The man behind the Townhall Media Group: ‘I didn’t have to go through a formal process’

Posted May 05, 2018 09:56:33 The former owner of the Townhouse Media Group has denied that he was pressured to remove a story from a newspaper after a court challenge by the media organisation.

Former owner Andrew Marvell was told he could no longer use his business model after the ABC published the article in April.

He is understood to have been told the story was going to be “taken down” because the story had a “substantial negative impact” on the company’s future.

Mr Marvell told a court he did not believe he was being “threatened” and he had done nothing wrong by the ABC’s decision.

“I didn of course not make a formal decision that I could not publish that story,” he said.

In his defence, Mr Marvel said he did what he thought was right. “

And the fact of the matter is I would have liked to have published it.”

In his defence, Mr Marvel said he did what he thought was right.

“There was no pressure to take that story down,” he told the court.

“The decision was made by a jury and I think it was a fair decision.”

The ABC’s own internal investigation into the story revealed Mr Marvell had previously tried to get the newspaper to remove the story from its website.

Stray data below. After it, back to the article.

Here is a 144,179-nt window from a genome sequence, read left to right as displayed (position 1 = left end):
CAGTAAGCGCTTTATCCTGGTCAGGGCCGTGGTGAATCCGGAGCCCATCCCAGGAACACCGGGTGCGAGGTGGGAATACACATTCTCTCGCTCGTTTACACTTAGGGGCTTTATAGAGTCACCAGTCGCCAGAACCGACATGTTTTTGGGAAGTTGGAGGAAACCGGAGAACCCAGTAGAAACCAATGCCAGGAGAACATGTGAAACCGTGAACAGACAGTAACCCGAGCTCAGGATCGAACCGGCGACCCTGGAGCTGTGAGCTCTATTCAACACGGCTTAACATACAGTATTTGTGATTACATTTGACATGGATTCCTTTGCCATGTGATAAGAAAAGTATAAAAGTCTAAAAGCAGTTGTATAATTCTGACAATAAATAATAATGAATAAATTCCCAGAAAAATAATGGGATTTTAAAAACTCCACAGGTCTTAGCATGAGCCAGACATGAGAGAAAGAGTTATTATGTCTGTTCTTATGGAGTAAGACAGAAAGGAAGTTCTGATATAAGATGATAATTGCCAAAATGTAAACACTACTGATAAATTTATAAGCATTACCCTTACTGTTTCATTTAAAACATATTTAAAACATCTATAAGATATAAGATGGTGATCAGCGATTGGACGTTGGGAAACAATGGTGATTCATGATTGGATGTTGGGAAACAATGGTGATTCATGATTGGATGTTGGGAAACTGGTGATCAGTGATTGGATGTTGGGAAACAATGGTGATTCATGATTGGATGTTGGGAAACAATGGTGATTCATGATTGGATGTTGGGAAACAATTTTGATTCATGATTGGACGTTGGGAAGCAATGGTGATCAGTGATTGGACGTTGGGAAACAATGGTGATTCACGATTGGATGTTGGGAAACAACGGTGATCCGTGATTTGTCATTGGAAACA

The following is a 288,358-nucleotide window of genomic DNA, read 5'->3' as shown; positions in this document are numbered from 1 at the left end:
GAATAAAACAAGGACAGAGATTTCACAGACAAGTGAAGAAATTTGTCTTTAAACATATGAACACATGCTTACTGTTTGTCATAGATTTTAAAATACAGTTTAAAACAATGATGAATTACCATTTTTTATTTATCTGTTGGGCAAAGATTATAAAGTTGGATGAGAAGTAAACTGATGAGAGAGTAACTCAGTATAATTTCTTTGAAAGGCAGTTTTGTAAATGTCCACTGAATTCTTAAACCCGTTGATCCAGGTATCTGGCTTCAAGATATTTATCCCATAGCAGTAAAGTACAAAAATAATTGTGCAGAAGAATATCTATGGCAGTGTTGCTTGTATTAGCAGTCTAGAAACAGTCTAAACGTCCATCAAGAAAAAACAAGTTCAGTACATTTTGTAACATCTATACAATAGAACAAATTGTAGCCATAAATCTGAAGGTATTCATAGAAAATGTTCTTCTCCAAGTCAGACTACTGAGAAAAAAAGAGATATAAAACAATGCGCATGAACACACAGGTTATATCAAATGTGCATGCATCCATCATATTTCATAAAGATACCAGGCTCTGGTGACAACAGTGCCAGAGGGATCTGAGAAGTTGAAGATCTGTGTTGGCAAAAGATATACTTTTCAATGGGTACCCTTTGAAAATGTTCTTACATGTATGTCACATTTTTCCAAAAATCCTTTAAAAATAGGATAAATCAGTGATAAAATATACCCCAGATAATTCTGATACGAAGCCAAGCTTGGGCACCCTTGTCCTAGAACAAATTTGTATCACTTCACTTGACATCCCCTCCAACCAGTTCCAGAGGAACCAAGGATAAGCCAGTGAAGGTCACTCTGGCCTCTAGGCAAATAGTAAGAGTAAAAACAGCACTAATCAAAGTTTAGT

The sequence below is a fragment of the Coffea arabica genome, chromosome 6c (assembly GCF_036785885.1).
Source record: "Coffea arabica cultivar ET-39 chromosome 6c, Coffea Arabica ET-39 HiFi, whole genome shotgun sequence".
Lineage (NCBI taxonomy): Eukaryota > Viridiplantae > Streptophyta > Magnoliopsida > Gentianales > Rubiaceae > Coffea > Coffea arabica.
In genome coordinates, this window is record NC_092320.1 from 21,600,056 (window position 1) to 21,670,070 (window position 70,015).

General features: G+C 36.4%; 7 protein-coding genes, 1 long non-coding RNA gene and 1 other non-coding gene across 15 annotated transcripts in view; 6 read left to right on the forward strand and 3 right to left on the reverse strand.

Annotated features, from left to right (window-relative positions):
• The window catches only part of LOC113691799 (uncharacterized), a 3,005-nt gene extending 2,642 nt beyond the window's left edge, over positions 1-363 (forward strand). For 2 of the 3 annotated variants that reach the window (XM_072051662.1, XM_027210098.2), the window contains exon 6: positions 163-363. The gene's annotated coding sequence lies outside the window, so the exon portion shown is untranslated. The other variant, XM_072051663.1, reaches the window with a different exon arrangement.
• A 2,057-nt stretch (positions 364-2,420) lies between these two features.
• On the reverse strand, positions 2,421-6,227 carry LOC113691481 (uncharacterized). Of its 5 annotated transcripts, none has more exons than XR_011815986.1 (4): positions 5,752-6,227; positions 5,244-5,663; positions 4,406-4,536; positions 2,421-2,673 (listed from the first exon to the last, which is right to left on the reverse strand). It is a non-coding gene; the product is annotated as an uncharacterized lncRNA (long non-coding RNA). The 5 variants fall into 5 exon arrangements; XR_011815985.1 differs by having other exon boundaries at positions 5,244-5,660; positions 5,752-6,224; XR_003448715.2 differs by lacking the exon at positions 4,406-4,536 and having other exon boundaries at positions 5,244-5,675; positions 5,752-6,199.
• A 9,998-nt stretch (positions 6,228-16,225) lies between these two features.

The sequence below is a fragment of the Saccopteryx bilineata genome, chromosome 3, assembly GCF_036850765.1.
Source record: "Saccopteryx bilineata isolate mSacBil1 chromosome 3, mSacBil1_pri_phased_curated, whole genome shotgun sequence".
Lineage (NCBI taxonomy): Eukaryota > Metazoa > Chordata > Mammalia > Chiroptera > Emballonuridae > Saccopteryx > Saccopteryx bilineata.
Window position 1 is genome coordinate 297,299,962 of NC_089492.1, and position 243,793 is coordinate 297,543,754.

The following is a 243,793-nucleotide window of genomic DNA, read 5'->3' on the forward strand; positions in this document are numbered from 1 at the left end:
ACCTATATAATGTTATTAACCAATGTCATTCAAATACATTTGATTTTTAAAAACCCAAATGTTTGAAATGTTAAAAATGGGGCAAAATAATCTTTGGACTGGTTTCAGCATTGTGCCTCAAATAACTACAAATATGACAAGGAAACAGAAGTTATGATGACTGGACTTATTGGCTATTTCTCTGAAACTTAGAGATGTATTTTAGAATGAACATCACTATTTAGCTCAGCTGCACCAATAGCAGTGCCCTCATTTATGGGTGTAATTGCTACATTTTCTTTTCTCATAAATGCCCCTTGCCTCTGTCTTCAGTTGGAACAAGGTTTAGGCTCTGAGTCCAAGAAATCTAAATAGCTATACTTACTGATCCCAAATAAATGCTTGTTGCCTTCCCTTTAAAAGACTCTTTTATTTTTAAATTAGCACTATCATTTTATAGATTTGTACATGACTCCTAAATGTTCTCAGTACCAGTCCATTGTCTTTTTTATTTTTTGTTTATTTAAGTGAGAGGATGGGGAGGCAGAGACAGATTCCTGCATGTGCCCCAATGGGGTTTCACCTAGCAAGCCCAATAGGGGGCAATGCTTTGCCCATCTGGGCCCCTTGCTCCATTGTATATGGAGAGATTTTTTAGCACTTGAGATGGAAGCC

It found there was “little evidence” that the story did “any harm to Townhouse”.

But the ABC said the company was now taking steps to “rebuild” the business model.

The ABC has not identified Mr Marvesl as the man behind Townhouse but the newspaper’s parent company, MediaCorp, said it was still paying him.

The story about a young woman whose car was stolen from a roadside parking lot was published in the Sunday Herald Sun, and the ABC subsequently ran a story about the car being taken.

The newspaper was ordered to pay $6,000 for the “unlawful publication” of the article and the money was spent on a legal battle with the ABC.

The matter was later dismissed by the Federal Court.

“I think the ABC is going in the right direction and I’m very pleased about that,” he added. “

As soon as I was made aware of the decision by the judge, I immediately appealed it to the Federal Circuit Court.”

“I think the ABC is going in the right direction and I’m very pleased about that,” he added.

The townhall media group’s website was also hacked by a cyber attacker in 2016 and was also taken offline.

The company’s owners were also threatened with legal action, the ABC reported.

“They [the ABC] were threatening legal action against the people involved,” Mr Marvill said.

He said the media company was “a very strong and dedicated group” of “people who have been around for decades”.

He said it would be “very difficult” for the ABC to survive if the company did not maintain the model of publishing stories on the internet.